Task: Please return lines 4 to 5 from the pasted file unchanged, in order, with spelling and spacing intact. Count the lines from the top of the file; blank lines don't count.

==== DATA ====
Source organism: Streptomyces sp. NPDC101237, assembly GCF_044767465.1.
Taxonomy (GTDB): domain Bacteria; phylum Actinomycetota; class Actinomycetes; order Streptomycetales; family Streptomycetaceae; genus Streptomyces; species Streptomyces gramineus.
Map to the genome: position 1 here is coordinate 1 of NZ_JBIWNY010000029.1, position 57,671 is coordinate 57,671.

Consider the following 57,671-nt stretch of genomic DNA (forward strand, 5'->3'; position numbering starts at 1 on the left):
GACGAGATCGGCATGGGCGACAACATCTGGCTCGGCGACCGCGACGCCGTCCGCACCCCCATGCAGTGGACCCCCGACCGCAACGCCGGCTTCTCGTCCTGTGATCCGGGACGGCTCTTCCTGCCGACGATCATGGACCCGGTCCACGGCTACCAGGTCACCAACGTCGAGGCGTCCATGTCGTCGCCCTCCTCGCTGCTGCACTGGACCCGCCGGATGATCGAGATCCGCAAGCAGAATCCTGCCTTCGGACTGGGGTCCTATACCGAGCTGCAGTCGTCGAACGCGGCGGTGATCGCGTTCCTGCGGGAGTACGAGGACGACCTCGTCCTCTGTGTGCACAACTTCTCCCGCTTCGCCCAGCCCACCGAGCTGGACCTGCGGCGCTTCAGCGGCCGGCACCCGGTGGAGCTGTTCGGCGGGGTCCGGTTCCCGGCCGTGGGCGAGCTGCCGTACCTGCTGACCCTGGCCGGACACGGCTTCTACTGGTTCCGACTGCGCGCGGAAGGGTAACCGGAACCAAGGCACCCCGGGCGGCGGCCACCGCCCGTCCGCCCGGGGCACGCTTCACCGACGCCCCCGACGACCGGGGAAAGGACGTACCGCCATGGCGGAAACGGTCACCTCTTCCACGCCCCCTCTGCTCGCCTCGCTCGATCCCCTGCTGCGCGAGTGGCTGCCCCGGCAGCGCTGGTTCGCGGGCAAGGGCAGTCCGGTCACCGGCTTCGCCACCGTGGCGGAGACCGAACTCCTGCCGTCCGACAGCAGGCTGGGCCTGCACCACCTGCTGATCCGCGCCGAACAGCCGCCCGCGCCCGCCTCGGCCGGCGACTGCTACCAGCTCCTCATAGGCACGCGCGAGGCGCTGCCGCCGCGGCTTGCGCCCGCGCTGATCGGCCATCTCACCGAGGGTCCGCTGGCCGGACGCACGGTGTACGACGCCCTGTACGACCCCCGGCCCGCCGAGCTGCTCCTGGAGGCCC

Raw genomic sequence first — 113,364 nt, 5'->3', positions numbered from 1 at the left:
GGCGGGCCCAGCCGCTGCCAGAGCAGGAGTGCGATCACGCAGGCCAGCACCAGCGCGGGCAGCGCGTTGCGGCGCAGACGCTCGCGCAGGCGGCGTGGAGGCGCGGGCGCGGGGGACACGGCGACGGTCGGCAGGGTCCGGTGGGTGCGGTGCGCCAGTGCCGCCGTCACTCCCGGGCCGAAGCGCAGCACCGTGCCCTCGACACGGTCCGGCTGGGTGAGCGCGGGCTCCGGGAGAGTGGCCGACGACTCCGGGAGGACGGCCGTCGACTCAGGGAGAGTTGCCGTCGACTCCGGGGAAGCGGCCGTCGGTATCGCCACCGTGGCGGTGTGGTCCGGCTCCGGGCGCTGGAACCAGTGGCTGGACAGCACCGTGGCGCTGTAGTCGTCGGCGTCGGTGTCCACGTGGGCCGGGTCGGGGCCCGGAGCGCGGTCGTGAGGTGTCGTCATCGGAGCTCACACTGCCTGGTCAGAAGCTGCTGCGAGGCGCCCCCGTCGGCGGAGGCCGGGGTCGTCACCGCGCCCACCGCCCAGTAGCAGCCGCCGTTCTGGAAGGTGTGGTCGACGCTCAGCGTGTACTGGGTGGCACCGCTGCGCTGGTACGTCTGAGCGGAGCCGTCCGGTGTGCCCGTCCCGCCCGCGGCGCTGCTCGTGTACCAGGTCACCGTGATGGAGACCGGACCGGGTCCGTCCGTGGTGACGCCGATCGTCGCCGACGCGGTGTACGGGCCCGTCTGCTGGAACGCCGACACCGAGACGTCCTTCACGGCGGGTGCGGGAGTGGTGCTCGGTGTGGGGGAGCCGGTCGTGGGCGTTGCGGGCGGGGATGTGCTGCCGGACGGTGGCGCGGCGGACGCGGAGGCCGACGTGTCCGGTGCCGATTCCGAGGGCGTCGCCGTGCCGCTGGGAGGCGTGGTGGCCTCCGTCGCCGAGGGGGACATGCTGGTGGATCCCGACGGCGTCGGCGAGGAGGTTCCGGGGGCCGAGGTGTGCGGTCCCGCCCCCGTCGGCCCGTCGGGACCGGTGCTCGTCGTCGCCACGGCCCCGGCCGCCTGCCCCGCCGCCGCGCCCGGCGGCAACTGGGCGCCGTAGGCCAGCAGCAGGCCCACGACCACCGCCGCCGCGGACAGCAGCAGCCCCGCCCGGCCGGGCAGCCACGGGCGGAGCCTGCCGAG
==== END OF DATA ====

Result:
Consider the following 57,671-nt stretch of genomic DNA (forward strand, 5'->3'; position numbering starts at 1 on the left):
GACGAGATCGGCATGGGCGACAACATCTGGCTCGGCGACCGCGACGCCGTCCGCACCCCCATGCAGTGGACCCCCGACCGCAACGCCGGCTTCTCGTCCTGTGATCCGGGACGGCTCTTCCTGCCGACGATCATGGACCCGGTCCACGGCTACCAGGTCACCAACGTCGAGGCGTCCATGTCGTCGCCCTCCTCGCTGCTGCACTGGACCCGCCGGATGATCGAGATCCGCAAGCAGAATCCTGCCTTCGGACTGGGGTCCTATACCGAGCTGCAGTCGTCGAACGCGGCGGTGATCGCGTTCCTGCGGGAGTACGAGGACGACCTCGTCCTCTGTGTGCACAACTTCTCCCGCTTCGCCCAGCCCACCGAGCTGGACCTGCGGCGCTTCAGCGGCCGGCACCCGGTGGAGCTGTTCGGCGGGGTCCGGTTCCCGGCCGTGGGCGAGCTGCCGTACCTGCTGACCCTGGCCGGACACGGCTTCTACTGGTTCCGACTGCGCGCGGAAGGGTAACCGGAACCAAGGCACCCCGGGCGGCGGCCACCGCCCGTCCGCCCGGGGCACGCTTCACCGACGCCCCCGACGACCGGGGAAAGGACGTACCGCCATGGCGGAAACGGTCACCTCTTCCACGCCCCCTCTGCTCGCCTCGCTCGATCCCCTGCTGCGCGAGTGGCTGCCCCGGCAGCGCTGGTTCGCGGGCAAGGGCAGTCCGGTCACCGGCTTCGCCACCGTGGCGGAGACCGAACTCCTGCCGTCCGACAGCAGGCTGGGCCTGCACCACCTGCTGATCCGCGCCGAACAGCCGCCCGCGCCCGCCTCGGCCGGCGACTGCTACCAGCTCCTCATAGGCACGCGCGAGGCGCTGCCGCCGCGGCTTGCGCCCGCGCTGATCGGCCATCTCACCGAGGGTCCGCTGGCCGGACGCACGGTGTACGACGCCCTGTACGACCCCCGGCCCGCCGAGCTGCTCCTGGAGGCCC